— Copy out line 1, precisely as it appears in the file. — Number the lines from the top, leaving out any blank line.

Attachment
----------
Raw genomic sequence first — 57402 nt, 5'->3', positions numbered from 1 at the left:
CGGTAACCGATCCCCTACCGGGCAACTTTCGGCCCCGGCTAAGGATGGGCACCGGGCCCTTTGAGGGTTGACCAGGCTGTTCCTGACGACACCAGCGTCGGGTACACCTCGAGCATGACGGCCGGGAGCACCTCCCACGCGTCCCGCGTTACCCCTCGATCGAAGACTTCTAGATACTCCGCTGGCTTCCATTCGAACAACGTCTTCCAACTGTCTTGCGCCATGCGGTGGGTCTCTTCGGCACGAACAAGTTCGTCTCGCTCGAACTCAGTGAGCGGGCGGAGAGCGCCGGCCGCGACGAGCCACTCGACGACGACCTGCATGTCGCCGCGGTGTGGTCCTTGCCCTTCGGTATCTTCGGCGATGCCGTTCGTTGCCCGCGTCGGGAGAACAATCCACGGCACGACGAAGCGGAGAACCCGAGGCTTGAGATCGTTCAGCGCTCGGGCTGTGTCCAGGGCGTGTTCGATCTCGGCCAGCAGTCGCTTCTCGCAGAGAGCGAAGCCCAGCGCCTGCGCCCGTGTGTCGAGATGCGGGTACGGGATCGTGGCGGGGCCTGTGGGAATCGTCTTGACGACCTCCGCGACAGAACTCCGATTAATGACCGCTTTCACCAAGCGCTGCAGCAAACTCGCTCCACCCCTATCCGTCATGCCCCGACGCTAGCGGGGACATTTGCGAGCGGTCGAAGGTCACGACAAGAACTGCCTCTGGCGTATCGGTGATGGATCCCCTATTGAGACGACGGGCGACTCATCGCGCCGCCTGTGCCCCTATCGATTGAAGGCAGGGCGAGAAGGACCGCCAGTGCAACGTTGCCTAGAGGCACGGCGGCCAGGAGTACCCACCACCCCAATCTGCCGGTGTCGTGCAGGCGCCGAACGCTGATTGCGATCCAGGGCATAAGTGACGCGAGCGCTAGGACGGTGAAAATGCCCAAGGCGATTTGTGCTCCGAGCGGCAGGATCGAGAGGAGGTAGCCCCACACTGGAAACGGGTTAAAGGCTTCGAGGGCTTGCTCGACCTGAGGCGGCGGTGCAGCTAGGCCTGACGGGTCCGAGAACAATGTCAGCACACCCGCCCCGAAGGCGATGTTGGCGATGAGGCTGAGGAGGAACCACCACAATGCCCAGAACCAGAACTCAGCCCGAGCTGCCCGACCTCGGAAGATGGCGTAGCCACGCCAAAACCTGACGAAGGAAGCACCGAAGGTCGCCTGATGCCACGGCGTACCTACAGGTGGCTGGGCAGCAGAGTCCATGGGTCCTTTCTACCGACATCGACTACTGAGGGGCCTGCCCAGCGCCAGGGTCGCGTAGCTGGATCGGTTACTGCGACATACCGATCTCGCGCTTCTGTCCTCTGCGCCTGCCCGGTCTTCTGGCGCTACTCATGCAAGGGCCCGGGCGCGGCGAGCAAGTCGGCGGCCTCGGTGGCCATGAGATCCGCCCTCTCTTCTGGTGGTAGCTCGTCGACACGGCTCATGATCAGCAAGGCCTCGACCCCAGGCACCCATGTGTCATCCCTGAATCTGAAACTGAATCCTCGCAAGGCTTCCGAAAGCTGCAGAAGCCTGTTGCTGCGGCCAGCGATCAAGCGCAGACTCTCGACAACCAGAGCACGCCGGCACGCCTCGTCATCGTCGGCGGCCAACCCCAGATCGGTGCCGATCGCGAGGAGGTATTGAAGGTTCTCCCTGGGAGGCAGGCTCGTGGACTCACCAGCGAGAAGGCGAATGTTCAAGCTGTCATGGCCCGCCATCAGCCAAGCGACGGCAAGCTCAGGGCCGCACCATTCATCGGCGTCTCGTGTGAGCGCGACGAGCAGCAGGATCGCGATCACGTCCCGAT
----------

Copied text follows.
Raw genomic sequence first — 57402 nt, 5'->3', positions numbered from 1 at the left: